Arming officials inside schools, as suggested by President Trump, does little to combat shooting incidents, researchers say.
President Trump has called for “hardened schools” to end the cycle of school massacres. He was unimpressed when told about a Shelbyville, In., high school dubbed “the safest school in America.” The school has state-of-the-art cameras that send real-time footage to a sheriff’s office, smoke cannons in hallways, bulletproof doors and teachers who wear panic buttons. Trump asked, “Do you have anybody inside with a gun that can take on the man that’s right outside the door — that by the way, can shoot right through the steel doors?” Trump has defined school hardening as arming officials inside schools, which has not stopped the carnage except in a handful of isolated successes, Politico reports.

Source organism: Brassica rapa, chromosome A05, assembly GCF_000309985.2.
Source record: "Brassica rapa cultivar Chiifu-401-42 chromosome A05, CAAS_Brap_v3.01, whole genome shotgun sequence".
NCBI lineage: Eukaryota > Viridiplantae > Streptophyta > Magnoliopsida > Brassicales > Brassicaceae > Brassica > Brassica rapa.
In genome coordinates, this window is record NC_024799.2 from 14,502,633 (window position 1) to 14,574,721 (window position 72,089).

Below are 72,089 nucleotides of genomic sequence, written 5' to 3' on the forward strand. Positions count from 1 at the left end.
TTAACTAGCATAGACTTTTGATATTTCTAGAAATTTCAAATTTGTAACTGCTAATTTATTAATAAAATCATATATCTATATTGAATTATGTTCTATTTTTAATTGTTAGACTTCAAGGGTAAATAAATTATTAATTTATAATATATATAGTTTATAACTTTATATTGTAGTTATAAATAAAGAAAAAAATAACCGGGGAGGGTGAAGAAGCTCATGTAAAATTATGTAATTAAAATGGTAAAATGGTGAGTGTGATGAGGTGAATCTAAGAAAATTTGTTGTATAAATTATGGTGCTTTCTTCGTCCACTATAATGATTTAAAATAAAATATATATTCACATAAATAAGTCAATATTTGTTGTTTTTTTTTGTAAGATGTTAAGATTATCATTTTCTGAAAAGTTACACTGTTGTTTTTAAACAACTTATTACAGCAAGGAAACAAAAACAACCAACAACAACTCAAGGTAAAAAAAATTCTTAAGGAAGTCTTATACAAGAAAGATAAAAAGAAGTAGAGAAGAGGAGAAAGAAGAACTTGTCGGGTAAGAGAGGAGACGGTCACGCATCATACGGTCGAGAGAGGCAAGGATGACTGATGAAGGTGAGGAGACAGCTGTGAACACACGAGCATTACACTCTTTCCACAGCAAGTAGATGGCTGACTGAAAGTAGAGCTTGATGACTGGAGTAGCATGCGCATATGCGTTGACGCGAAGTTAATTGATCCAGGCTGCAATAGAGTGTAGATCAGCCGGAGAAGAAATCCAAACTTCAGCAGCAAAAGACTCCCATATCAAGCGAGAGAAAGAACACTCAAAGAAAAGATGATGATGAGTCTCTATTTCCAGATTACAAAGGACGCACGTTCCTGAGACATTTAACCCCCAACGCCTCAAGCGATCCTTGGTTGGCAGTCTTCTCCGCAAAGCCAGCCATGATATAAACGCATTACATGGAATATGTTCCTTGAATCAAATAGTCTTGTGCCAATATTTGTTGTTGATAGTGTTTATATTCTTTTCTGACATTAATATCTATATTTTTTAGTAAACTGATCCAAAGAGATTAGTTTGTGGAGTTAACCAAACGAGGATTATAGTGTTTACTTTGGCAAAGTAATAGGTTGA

Research suggests that simply fortifying schools does little to reduce the likelihood of school shootings and is not nearly so effective as identifying threats and intervening early to address them. “School shootings are prevented because shooters make threats — people pay attention to those threats and intervene, and those shootings are prevented,” said Dewey Cornell of the University of Virginia, who focuses on school violence prevention. “We need to focus a lot more on prevention.” That view is shared by Guy Grace, security director for Littleton, Co., public schools, where the 1999 Columbine shooting killed 13 people and a second shooting in 2013 left two students dead. Grace cited similarities between the shooter who killed 17 people in Parkland, Fl., and the Littleton senior who stormed Arapahoe High School five years ago with a shotgun, 125 rounds of ammunition, a machete and three Molotov cocktails, killing another student and himself. “The guy that shot [up] our school — same thing,” he said. “There were warning signs before he did it and no follow up.”